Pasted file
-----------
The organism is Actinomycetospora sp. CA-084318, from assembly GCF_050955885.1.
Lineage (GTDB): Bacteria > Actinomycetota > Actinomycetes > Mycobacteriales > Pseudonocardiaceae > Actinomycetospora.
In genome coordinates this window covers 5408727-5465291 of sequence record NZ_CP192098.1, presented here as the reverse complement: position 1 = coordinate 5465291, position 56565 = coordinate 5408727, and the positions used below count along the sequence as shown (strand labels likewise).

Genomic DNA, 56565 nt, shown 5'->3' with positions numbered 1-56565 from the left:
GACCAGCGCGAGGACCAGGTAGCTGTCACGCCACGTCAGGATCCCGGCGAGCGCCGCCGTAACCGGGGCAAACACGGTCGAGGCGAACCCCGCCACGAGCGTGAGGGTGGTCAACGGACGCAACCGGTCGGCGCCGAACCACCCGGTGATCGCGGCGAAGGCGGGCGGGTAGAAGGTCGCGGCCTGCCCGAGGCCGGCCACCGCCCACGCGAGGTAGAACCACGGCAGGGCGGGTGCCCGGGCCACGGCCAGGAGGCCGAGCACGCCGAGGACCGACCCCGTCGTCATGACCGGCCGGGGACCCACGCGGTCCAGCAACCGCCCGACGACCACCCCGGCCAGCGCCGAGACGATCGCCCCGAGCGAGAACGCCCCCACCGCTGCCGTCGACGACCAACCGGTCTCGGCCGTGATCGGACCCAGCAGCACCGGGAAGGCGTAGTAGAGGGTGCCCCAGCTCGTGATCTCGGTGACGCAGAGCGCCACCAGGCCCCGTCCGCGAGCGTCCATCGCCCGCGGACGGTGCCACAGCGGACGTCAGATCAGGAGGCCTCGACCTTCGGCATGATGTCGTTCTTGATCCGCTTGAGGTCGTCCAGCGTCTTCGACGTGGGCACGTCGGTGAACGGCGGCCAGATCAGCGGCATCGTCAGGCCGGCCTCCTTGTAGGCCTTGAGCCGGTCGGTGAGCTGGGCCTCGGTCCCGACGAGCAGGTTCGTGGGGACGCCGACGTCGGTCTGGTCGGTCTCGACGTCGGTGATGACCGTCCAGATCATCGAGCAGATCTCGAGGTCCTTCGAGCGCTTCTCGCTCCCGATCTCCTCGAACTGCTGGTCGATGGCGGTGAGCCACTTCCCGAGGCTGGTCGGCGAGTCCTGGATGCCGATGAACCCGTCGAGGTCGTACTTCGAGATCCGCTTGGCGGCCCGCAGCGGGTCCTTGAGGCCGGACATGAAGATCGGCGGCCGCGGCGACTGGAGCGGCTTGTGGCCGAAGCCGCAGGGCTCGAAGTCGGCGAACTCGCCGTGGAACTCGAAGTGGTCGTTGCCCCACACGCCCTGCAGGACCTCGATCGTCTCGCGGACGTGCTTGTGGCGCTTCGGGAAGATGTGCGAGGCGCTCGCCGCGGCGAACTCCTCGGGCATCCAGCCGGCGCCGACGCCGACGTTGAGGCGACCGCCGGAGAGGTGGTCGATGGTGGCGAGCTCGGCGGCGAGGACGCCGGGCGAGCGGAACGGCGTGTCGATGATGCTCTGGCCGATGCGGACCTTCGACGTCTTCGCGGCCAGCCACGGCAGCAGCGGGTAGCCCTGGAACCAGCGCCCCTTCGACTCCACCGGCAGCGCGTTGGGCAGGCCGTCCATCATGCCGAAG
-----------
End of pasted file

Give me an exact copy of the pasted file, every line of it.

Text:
The organism is Actinomycetospora sp. CA-084318, from assembly GCF_050955885.1.
Lineage (GTDB): Bacteria > Actinomycetota > Actinomycetes > Mycobacteriales > Pseudonocardiaceae > Actinomycetospora.
In genome coordinates this window covers 5408727-5465291 of sequence record NZ_CP192098.1, presented here as the reverse complement: position 1 = coordinate 5465291, position 56565 = coordinate 5408727, and the positions used below count along the sequence as shown (strand labels likewise).

Genomic DNA, 56565 nt, shown 5'->3' with positions numbered 1-56565 from the left:
GACCAGCGCGAGGACCAGGTAGCTGTCACGCCACGTCAGGATCCCGGCGAGCGCCGCCGTAACCGGGGCAAACACGGTCGAGGCGAACCCCGCCACGAGCGTGAGGGTGGTCAACGGACGCAACCGGTCGGCGCCGAACCACCCGGTGATCGCGGCGAAGGCGGGCGGGTAGAAGGTCGCGGCCTGCCCGAGGCCGGCCACCGCCCACGCGAGGTAGAACCACGGCAGGGCGGGTGCCCGGGCCACGGCCAGGAGGCCGAGCACGCCGAGGACCGACCCCGTCGTCATGACCGGCCGGGGACCCACGCGGTCCAGCAACCGCCCGACGACCACCCCGGCCAGCGCCGAGACGATCGCCCCGAGCGAGAACGCCCCCACCGCTGCCGTCGACGACCAACCGGTCTCGGCCGTGATCGGACCCAGCAGCACCGGGAAGGCGTAGTAGAGGGTGCCCCAGCTCGTGATCTCGGTGACGCAGAGCGCCACCAGGCCCCGTCCGCGAGCGTCCATCGCCCGCGGACGGTGCCACAGCGGACGTCAGATCAGGAGGCCTCGACCTTCGGCATGATGTCGTTCTTGATCCGCTTGAGGTCGTCCAGCGTCTTCGACGTGGGCACGTCGGTGAACGGCGGCCAGATCAGCGGCATCGTCAGGCCGGCCTCCTTGTAGGCCTTGAGCCGGTCGGTGAGCTGGGCCTCGGTCCCGACGAGCAGGTTCGTGGGGACGCCGACGTCGGTCTGGTCGGTCTCGACGTCGGTGATGACCGTCCAGATCATCGAGCAGATCTCGAGGTCCTTCGAGCGCTTCTCGCTCCCGATCTCCTCGAACTGCTGGTCGATGGCGGTGAGCCACTTCCCGAGGCTGGTCGGCGAGTCCTGGATGCCGATGAACCCGTCGAGGTCGTACTTCGAGATCCGCTTGGCGGCCCGCAGCGGGTCCTTGAGGCCGGACATGAAGATCGGCGGCCGCGGCGACTGGAGCGGCTTGTGGCCGAAGCCGCAGGGCTCGAAGTCGGCGAACTCGCCGTGGAACTCGAAGTGGTCGTTGCCCCACACGCCCTGCAGGACCTCGATCGTCTCGCGGACGTGCTTGTGGCGCTTCGGGAAGATGTGCGAGGCGCTCGCCGCGGCGAACTCCTCGGGCATCCAGCCGGCGCCGACGCCGACGTTGAGGCGACCGCCGGAGAGGTGGTCGATGGTGGCGAGCTCGGCGGCGAGGACGCCGGGCGAGCGGAACGGCGTGTCGATGATGCTCTGGCCGATGCGGACCTTCGACGTCTTCGCGGCCAGCCACGGCAGCAGCGGGTAGCCCTGGAACCAGCGCCCCTTCGACTCCACCGGCAGCGCGTTGGGCAGGCCGTCCATCATGCCGAAG